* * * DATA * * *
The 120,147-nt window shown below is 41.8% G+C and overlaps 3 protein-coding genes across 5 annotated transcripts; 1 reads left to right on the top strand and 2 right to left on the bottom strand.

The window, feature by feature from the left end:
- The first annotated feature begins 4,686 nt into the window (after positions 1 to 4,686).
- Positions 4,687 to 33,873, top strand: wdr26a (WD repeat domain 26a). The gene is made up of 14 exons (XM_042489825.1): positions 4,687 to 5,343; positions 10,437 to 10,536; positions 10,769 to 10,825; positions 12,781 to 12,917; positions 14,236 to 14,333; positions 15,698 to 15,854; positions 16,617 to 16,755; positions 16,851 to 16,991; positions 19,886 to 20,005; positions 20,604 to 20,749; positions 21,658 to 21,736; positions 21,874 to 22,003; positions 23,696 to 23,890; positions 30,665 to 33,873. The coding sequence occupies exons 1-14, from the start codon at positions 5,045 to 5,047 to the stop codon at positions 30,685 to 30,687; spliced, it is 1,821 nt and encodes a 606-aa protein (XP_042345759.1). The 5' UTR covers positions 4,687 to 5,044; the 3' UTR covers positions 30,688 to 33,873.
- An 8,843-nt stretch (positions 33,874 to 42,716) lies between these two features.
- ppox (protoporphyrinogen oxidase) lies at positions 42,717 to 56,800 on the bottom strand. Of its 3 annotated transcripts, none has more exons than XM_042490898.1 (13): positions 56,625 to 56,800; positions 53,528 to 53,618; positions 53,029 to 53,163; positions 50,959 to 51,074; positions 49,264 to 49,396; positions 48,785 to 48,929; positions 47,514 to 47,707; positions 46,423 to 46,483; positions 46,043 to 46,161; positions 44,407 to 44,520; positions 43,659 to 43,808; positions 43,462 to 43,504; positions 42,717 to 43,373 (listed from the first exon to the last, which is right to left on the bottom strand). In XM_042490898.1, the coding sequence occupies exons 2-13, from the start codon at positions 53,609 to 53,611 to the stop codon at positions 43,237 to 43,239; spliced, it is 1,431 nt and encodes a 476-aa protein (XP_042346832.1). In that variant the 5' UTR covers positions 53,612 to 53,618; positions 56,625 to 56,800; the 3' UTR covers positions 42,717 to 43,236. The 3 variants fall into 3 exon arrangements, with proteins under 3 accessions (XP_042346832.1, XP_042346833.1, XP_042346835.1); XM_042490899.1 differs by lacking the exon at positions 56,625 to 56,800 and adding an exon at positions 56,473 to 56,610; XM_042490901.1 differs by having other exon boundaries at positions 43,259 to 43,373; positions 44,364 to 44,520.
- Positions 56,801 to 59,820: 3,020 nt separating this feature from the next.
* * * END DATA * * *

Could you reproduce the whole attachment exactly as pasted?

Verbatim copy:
The 120,147-nt window shown below is 41.8% G+C and overlaps 3 protein-coding genes across 5 annotated transcripts; 1 reads left to right on the top strand and 2 right to left on the bottom strand.

The window, feature by feature from the left end:
- The first annotated feature begins 4,686 nt into the window (after positions 1 to 4,686).
- Positions 4,687 to 33,873, top strand: wdr26a (WD repeat domain 26a). The gene is made up of 14 exons (XM_042489825.1): positions 4,687 to 5,343; positions 10,437 to 10,536; positions 10,769 to 10,825; positions 12,781 to 12,917; positions 14,236 to 14,333; positions 15,698 to 15,854; positions 16,617 to 16,755; positions 16,851 to 16,991; positions 19,886 to 20,005; positions 20,604 to 20,749; positions 21,658 to 21,736; positions 21,874 to 22,003; positions 23,696 to 23,890; positions 30,665 to 33,873. The coding sequence occupies exons 1-14, from the start codon at positions 5,045 to 5,047 to the stop codon at positions 30,685 to 30,687; spliced, it is 1,821 nt and encodes a 606-aa protein (XP_042345759.1). The 5' UTR covers positions 4,687 to 5,044; the 3' UTR covers positions 30,688 to 33,873.
- An 8,843-nt stretch (positions 33,874 to 42,716) lies between these two features.
- ppox (protoporphyrinogen oxidase) lies at positions 42,717 to 56,800 on the bottom strand. Of its 3 annotated transcripts, none has more exons than XM_042490898.1 (13): positions 56,625 to 56,800; positions 53,528 to 53,618; positions 53,029 to 53,163; positions 50,959 to 51,074; positions 49,264 to 49,396; positions 48,785 to 48,929; positions 47,514 to 47,707; positions 46,423 to 46,483; positions 46,043 to 46,161; positions 44,407 to 44,520; positions 43,659 to 43,808; positions 43,462 to 43,504; positions 42,717 to 43,373 (listed from the first exon to the last, which is right to left on the bottom strand). In XM_042490898.1, the coding sequence occupies exons 2-13, from the start codon at positions 53,609 to 53,611 to the stop codon at positions 43,237 to 43,239; spliced, it is 1,431 nt and encodes a 476-aa protein (XP_042346832.1). In that variant the 5' UTR covers positions 53,612 to 53,618; positions 56,625 to 56,800; the 3' UTR covers positions 42,717 to 43,236. The 3 variants fall into 3 exon arrangements, with proteins under 3 accessions (XP_042346832.1, XP_042346833.1, XP_042346835.1); XM_042490899.1 differs by lacking the exon at positions 56,625 to 56,800 and adding an exon at positions 56,473 to 56,610; XM_042490901.1 differs by having other exon boundaries at positions 43,259 to 43,373; positions 44,364 to 44,520.
- Positions 56,801 to 59,820: 3,020 nt separating this feature from the next.